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I'm validating against XMLSchema in Java, and getting SAXParseExceptions thrown when I have non-valid content models.

I'm going to be using these exceptions to highlight where the validation has failed - but the SAXParseExceptions seem to be a little too low-level.

For example, for a failure on an enumeration, I get the validity error that the value provided doesn't match the content model in one exception, and the element it applies to in the next.

I'm thinking I need to have a utility that abstracts a little to merge related errors together and parse exception text into useable exception properties.

Is this a reasonable approach, or am I just missing something, or maybe a library or helper class?


Update @timgilbert, thanks for the response.

For example, a SAXParseException I found on t'internet

cvc-pattern-valid: Value 'en' is not facet-valid
with respect to pattern '([a-zA-Z]{1,8})(-[a-zA-Z0-9]{1,8})*'

The key things for me are

  • Element 'en' to which this exception applies. Why can I not call exception.getElement() or something, and why not an XPath to the element in question? More useful with an in-memory document than the line and column number!
  • It's a pattern validation failure. Why can I not get something like a enumeration of possible types of failure and a reference to the appropriate one?
  • The actual pattern that validation has failed against.
  • There'll be another exception thrown next to tell me the value of the 'en' element that caused the problem that I need to merge

An example of what I'd like to be able to do is have people submit a document and have the document highlighted where validation fails with a user friendly message - the error message above kinda doesn't seem very friendly... having to parse by single quotes just feels like an accident waiting to happen :)

I think I'm maybe doing it wrong with the 'reference-to-element' thing, and perhaps I should have an identity transform of the document by default as part of the validation, and augment the transformation with validation-error attributes that I can pick out with CSS. That still won't help if I need to parse the messages to make them more friendly though...

Re: tight binding, javax.xml.validation.Validator.validate() throws org.xml.sax.SAXException anyway - not sure how I can get away from assuming the binding...

Cheers

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+1, I just encountered the same kind of issue earlier this morning. thanks for posting. –  Jason S Apr 7 '09 at 14:20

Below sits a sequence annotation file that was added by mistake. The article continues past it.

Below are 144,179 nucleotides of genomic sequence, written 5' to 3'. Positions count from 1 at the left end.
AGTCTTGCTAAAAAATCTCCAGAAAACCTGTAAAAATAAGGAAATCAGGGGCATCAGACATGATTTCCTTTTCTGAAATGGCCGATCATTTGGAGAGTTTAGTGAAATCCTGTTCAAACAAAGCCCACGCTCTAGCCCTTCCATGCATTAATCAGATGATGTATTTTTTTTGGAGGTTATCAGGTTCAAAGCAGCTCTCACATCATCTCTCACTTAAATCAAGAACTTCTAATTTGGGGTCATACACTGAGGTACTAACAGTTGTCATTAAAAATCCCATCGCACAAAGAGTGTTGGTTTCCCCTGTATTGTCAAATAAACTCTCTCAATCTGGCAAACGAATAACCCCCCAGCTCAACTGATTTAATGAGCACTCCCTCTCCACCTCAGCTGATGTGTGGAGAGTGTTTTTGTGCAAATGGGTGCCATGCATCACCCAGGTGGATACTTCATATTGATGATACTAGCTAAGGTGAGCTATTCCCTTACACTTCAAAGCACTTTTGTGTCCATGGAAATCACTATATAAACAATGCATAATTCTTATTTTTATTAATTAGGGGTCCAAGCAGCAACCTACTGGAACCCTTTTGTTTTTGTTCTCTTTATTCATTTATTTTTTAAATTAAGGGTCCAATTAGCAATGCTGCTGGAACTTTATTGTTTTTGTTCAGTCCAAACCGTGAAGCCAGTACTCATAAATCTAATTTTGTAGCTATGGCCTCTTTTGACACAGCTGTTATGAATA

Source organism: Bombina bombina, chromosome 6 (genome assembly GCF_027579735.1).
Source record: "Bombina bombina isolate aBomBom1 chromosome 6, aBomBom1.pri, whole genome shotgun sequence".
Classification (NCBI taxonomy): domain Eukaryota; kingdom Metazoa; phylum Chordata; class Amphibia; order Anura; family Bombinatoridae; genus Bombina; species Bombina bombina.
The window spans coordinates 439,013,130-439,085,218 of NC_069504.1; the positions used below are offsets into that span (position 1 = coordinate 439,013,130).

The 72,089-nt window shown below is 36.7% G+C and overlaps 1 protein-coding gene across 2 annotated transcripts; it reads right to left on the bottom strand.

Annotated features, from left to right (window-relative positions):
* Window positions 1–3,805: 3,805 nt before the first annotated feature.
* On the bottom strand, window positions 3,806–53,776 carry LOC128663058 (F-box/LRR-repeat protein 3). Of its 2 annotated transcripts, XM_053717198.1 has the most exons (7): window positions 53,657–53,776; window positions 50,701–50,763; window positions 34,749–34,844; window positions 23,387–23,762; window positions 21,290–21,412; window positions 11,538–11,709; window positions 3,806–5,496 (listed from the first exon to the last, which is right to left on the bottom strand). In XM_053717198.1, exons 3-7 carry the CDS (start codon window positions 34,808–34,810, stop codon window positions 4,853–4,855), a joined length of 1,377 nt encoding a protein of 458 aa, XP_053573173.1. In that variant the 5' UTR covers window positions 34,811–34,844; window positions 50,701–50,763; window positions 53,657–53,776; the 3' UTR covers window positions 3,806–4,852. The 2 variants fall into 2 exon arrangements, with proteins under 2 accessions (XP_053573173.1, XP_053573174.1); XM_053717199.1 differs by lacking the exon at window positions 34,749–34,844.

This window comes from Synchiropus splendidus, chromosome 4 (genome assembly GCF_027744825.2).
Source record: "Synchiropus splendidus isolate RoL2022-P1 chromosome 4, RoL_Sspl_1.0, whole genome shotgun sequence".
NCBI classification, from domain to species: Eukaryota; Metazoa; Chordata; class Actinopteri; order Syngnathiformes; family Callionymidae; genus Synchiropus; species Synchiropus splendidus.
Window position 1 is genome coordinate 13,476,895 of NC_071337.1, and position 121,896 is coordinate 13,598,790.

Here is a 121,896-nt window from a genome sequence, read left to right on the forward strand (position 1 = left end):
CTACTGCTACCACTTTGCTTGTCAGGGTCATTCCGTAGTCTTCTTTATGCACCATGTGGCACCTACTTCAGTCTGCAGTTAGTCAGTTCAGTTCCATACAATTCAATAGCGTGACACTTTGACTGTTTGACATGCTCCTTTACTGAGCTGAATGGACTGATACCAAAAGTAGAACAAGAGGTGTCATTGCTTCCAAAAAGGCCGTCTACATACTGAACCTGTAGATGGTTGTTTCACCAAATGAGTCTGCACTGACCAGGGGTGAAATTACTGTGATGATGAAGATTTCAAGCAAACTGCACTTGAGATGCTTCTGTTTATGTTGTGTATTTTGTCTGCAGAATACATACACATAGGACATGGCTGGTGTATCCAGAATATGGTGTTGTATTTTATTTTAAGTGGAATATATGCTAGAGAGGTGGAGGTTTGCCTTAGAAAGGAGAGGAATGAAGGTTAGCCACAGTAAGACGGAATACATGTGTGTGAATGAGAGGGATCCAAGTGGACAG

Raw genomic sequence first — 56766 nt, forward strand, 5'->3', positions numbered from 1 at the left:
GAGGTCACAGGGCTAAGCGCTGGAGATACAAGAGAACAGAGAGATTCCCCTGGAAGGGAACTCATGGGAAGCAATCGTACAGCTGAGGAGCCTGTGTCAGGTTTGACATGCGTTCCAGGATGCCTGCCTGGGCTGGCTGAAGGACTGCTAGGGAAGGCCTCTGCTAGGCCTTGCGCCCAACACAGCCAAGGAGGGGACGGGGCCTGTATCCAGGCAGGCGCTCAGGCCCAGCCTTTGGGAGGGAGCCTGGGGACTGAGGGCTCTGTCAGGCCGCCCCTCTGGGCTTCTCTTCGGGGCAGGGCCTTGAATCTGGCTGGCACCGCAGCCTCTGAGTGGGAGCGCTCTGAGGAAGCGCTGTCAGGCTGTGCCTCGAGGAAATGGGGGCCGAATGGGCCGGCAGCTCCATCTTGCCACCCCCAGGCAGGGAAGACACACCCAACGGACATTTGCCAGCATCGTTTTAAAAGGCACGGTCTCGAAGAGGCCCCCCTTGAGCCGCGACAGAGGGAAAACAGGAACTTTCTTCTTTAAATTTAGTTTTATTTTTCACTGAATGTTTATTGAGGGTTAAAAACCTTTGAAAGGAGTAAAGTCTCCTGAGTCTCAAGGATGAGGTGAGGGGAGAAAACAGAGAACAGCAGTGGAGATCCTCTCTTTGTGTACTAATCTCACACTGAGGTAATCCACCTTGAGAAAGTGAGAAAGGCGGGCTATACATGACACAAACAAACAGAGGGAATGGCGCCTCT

No problem, glad it's not just me being dumb! –  Brabster Apr 7 '09 at 14:28
    
I have a very similar problem. Have you found a solution that makes it easier to make these errors more user friendly? –  Turismo Apr 21 '09 at 16:01
    
@Turismo not yet, got a couple of ideas, will post back if I have success. –  Brabster Apr 21 '09 at 19:37
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2 Answers

I'm not entirely clear about what you're asking here, maybe you could provide a little more detail about what you mean by the exceptions being too low-level? Is it that the error messages themselves are not comprehensible?

The SaxParseException class does have getColumnNumber() and getLineNumber() methods which you can present to the user to get them to fix the errors.

One thing that you might experiment with is using different XML-parsing implementations - every parser will throw an error when it finds invalid code, but different implementations may have different error messages and exception chains.

Actually, for this reason I'd be dubious about trying to build a library which inspects the exception chain and tries to build a more coherent error message out of it, since you'd be coupling your code fairly tightly to the specific details of an XML-parsing implementation (especially if you're relying on the specific verbiage of error messages).

(Sorry this isn't more specific, maybe you could give an example of the problem you're seeing?)

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Brabster I too faced the similar issue way back where I need to tell for which element in the xml the error has come. I solved the problem little bit by maintaining a stack in my handler of SAX Parser. In the startElement method I push the qName (name of the element) in the stack and in the endElement method I pop the qName from the stack.

Whenever an exception comes my stack represents the full XPath of the element.

The only problem was if there are multiple elements with the same name then you don't know the error is for which element. But at least the full XPath details helped along with the LineNumber and ColumnNumber.

Hope this helps.

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